we did …

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  33. “Appliances all have these
    stats on them…”

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  34. … and the Department of Industry,
    Innovation, and Science collects the
    stats for every device sold in Australia.
    https://data.gov.au/dataset/energy-rating-for-household-appliances

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  35. “Why don’t we make a
    Pokémon style creature-
    battle game?”

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  36. “A game in which players yell
    at each other about whose
    fault the problems are”

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  37. Actual politicians are
    really good at this game

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  38. https://twitter.com/parisba/status/498395309089648641
    A real-life politician

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  39. “A quiz game about how
    elected politicians vote on
    the issues.”

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  40. TheyVoteForYou

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  41. Also: Hansard is
    AMAZING DATA

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  42. Creating engaging
    games from dry concepts

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  43. Games are built out of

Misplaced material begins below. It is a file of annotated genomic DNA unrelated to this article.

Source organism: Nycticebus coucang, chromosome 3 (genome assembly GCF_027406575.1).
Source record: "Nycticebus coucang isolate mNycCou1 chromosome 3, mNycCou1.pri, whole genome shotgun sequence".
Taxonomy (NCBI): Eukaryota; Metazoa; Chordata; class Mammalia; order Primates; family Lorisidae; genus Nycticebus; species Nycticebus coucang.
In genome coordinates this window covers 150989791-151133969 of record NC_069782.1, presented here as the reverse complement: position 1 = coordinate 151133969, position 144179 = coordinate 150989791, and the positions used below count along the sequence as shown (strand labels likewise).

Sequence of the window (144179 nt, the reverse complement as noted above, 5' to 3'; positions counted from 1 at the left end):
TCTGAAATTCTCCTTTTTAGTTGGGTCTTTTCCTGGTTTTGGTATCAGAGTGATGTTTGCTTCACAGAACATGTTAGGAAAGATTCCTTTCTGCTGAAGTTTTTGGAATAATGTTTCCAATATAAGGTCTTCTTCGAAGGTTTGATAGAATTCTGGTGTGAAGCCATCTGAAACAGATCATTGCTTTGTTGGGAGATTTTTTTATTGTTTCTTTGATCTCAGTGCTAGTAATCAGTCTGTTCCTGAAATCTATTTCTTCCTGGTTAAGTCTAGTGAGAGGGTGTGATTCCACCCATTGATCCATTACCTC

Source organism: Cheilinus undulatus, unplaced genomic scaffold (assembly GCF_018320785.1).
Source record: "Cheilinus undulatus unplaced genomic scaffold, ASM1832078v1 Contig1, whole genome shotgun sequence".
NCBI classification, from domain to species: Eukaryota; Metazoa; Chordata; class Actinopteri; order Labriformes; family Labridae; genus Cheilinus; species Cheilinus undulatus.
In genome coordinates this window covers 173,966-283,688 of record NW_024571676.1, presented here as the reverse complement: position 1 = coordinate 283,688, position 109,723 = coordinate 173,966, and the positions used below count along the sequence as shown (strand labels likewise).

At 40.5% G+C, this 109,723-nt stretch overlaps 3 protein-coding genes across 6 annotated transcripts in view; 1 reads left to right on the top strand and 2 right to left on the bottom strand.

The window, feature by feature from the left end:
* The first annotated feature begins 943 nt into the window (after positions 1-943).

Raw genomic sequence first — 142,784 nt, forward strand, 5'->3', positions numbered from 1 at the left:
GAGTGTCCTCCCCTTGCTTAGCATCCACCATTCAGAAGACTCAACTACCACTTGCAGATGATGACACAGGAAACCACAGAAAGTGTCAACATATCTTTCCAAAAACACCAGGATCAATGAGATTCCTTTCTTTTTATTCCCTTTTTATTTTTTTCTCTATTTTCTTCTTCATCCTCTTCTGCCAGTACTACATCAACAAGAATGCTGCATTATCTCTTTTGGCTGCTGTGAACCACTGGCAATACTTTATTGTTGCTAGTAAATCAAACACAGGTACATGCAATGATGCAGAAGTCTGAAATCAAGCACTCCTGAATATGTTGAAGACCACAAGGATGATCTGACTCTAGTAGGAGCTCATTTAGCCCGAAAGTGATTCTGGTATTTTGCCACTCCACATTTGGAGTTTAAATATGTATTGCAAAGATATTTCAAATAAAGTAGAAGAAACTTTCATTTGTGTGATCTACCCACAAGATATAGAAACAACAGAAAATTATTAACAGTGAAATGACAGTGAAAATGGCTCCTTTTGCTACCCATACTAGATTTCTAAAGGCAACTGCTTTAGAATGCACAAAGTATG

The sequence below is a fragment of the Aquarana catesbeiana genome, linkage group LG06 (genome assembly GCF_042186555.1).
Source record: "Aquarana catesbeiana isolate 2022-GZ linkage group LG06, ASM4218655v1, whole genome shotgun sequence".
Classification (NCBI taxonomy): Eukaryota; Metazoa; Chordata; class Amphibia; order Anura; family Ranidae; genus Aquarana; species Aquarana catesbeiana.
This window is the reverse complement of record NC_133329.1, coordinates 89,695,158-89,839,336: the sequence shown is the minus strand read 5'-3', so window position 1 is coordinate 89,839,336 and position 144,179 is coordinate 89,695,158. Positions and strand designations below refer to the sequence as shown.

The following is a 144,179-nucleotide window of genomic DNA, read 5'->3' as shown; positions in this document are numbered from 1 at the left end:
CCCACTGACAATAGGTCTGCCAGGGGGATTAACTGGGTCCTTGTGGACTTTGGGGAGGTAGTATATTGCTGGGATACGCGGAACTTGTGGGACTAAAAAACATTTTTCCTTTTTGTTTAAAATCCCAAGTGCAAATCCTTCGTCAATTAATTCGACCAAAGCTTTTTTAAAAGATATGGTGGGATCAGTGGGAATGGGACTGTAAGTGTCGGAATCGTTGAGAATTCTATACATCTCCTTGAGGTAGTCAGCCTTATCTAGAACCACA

systems

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  44. The world is built out of
    systems

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  45. Find the similarities and
    play with them

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  46. Preserving the spirit and
    meaning of your games

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  47. Don't try to model real-
    world processes

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  48. Taking liberties is
    absolutely fine

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  49. But not so far as to make the
    player lose sight of the
    underlying theme

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  50. You need to engage
    three groups of people

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  51. Fellow participants

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  52. Whoever deals out the
    prizes

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  53. Multiplayer is the best
    way to do this

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  54. It's much easier to be
    fun

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  55. Removes a need to
    create an AI player

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  56. Fun to show in person

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  57. People want to see a
    game between players

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  58. Fun to show in demo
    videos

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  59. That said, multiplayer is
    HARD

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  60. Do local multiplayer if
    you can

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  61. Don't ever try to do
    stuff over the Internet

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  62. Turn based is easier
    than real time

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  63. If you must do real
    time, keep it simple

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  64. Don't get clever

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  65. Make assumptions about
    the environment

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  66. Ignore latency.
    You have unlimited bandwidth.
    Poll the server.

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  67. Don't try to prevent cheating.